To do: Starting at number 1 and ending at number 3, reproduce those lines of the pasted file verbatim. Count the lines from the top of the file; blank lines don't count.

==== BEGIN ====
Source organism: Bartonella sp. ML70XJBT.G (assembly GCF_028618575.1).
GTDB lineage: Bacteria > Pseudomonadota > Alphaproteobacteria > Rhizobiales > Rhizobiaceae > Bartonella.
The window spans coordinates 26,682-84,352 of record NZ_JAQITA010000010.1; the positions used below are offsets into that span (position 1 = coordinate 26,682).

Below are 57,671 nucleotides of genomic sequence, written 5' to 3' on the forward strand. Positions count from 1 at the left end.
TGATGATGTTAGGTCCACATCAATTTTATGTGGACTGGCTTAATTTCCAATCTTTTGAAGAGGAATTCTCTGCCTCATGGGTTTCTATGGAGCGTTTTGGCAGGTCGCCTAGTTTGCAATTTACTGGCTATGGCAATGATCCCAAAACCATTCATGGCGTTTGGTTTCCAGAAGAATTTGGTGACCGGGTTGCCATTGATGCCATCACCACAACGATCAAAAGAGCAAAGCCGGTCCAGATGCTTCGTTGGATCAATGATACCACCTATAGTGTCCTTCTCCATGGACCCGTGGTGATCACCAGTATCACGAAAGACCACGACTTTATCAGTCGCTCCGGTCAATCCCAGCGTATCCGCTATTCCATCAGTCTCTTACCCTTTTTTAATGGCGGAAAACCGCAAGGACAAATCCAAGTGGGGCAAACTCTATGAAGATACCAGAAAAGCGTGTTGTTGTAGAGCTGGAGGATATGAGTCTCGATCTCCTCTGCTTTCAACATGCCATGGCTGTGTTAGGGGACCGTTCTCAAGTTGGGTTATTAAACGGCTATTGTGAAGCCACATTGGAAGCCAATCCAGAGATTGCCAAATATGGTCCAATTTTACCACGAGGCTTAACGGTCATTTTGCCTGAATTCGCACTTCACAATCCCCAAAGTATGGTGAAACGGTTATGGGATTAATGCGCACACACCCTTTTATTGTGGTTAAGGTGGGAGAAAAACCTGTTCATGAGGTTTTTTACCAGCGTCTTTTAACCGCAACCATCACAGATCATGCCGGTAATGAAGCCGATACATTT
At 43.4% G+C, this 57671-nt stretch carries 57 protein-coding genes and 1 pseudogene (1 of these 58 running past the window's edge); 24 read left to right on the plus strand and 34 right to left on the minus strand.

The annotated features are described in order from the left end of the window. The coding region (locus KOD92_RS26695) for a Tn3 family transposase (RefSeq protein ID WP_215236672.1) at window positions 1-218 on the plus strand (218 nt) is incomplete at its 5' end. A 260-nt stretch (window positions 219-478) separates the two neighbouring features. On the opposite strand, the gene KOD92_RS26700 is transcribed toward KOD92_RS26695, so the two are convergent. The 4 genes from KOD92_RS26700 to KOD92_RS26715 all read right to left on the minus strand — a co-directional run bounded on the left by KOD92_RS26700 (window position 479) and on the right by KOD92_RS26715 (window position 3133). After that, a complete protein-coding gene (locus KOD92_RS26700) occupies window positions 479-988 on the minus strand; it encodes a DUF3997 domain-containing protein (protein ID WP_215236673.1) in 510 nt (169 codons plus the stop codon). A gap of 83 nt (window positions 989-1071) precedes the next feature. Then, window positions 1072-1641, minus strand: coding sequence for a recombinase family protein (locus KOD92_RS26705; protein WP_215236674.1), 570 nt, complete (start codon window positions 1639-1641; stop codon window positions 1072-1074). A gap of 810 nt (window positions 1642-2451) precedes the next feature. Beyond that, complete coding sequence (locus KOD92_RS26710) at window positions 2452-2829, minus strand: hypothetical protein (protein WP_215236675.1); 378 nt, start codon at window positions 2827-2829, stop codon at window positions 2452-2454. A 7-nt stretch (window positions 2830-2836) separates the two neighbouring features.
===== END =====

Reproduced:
Source organism: Bartonella sp. ML70XJBT.G (assembly GCF_028618575.1).
GTDB lineage: Bacteria > Pseudomonadota > Alphaproteobacteria > Rhizobiales > Rhizobiaceae > Bartonella.
The window spans coordinates 26,682-84,352 of record NZ_JAQITA010000010.1; the positions used below are offsets into that span (position 1 = coordinate 26,682).